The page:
Nearly 100 years before George Washington would sign the Declaration of Independence in 1776, Egya Amkwandoh was kidnapped from his native Ghana and brought to North America to be a slave.
Amkwandoh was given the new last name, “Quando,” which later became “Quander,” and he became the first member of what is now considered the oldest documented African American family.
The Quanders were moved to Virginia, where they were enslaved by the Washington family at their Mount Vernon Estate.
Now, more than 300 years later, one of Amkwandoh’s distant relatives, Rohulamin Quander, is a tour guide at George Washington’s Virginia estate. He spoke to the PBS NewsHour Student Reporting Labs Academy fellows about his genealogy, and why we should remember the contributions slaves made to the founding of our nation.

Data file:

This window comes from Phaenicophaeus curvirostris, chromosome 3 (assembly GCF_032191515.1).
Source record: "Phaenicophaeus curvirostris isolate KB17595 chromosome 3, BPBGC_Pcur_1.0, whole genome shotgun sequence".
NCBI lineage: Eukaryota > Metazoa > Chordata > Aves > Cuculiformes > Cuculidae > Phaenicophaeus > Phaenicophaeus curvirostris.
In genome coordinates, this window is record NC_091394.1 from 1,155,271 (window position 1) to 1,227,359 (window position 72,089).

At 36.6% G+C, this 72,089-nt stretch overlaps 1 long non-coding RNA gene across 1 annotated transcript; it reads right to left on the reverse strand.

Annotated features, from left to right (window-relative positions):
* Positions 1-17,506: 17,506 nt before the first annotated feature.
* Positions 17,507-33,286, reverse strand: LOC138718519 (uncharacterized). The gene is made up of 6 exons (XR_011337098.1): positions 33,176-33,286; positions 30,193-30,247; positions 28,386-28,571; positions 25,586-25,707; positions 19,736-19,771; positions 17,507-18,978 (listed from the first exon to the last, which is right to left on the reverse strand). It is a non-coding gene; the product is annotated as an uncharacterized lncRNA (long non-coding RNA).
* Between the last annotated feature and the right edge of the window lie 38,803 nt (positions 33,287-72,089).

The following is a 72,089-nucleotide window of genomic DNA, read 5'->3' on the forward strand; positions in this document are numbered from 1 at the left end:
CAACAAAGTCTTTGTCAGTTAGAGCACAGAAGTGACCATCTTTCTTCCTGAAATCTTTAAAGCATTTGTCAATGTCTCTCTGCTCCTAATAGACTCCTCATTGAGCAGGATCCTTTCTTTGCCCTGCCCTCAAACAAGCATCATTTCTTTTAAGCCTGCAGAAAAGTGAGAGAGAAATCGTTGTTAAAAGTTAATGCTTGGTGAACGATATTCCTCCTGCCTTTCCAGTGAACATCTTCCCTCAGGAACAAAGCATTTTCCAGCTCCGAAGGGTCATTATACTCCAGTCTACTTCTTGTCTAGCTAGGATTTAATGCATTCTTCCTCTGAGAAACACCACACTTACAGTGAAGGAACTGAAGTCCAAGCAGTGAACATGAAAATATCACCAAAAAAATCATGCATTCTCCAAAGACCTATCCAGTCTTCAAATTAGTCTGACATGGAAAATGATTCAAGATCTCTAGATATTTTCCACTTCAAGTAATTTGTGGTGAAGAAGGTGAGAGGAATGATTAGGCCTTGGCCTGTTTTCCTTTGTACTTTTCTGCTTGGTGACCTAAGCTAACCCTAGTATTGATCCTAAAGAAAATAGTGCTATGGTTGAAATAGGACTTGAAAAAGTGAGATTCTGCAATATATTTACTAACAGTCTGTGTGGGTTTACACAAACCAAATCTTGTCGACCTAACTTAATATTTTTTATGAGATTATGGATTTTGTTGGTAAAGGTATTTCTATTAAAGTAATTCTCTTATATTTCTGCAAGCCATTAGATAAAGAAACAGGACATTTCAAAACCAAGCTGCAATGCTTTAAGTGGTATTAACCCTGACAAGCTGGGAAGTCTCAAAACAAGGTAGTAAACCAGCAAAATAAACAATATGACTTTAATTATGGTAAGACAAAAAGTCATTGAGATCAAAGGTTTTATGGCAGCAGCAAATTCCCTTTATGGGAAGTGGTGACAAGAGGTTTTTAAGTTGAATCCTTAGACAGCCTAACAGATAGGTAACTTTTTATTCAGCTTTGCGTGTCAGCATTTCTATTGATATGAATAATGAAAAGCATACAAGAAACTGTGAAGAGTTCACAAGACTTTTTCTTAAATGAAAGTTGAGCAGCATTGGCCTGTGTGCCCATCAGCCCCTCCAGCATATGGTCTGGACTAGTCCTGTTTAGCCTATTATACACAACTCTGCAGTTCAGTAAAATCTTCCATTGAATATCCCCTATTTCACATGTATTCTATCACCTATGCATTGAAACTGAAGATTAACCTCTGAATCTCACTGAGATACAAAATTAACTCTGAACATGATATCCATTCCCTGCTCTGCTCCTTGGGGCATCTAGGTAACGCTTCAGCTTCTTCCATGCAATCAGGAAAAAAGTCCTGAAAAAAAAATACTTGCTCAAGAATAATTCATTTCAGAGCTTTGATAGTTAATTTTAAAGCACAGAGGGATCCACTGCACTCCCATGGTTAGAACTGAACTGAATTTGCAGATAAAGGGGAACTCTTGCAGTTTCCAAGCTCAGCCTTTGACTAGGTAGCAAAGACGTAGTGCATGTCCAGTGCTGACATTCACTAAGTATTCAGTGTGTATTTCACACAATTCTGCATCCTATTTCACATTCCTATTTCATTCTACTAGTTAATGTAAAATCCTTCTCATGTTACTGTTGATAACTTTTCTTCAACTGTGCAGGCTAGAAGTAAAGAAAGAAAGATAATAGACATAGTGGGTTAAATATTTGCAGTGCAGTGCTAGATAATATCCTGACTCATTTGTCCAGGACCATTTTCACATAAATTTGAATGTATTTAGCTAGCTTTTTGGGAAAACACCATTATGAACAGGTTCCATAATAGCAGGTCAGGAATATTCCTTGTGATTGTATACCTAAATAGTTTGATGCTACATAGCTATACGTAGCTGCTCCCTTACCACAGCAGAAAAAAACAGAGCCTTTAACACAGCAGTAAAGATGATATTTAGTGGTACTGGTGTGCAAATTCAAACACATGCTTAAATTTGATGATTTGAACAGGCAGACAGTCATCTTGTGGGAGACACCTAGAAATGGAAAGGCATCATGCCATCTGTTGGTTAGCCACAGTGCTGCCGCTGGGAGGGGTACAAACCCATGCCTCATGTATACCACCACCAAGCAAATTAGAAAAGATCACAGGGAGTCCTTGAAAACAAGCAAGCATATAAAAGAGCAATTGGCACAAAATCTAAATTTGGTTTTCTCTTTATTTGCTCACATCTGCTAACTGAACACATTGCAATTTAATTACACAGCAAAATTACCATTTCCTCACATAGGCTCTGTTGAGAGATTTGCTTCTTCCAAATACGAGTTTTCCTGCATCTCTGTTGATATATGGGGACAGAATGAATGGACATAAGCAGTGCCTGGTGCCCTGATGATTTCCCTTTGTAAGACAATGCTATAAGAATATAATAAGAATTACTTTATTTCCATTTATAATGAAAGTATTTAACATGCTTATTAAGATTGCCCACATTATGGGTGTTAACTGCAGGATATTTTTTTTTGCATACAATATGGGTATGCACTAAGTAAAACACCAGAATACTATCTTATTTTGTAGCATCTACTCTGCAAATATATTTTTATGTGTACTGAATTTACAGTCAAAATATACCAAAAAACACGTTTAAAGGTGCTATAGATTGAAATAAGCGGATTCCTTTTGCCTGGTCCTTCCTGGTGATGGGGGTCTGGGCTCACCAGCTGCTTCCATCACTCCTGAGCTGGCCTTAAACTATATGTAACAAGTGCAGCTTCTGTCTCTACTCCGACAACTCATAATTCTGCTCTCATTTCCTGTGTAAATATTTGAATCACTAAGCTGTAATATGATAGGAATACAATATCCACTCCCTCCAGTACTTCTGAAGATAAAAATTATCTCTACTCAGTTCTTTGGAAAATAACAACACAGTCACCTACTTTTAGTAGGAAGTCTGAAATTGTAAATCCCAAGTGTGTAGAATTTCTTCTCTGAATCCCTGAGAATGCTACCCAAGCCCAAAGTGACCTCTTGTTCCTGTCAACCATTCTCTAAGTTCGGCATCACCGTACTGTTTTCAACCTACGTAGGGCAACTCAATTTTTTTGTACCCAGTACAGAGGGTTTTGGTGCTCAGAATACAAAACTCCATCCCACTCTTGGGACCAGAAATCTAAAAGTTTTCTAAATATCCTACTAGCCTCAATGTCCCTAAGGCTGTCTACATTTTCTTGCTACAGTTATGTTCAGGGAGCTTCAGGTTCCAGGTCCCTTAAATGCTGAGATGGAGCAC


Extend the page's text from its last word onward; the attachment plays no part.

“We hear about the Hamiltons and the Madisons and the Jeffersons. Well, do we hear about the enslaved people who made sure the crops were in, made sure the fishing was proper, who made sure the distillery was run?” Quander asked.
“They were the ones who were the backbone so that George Washington could go off and become the father of our nation.” — said the great ancestor of Egya Amkwandoh.
Watch Rohulamin Quander explain some more in video below:
Credit: Student producers/videographers/editors include: Nick Hinojosa of Etiwanda High School in CA, Jaycie Iha of Maui Waena Intermediate School in HI, Mary Williams of Hughes Stem High School in OH, Isaac Hernandez of Cedar Ridge High School in TX. Mentor support provided by Gina Gray of Dalton Middle School, GA and Elis Estrada of the PBS NewsHour.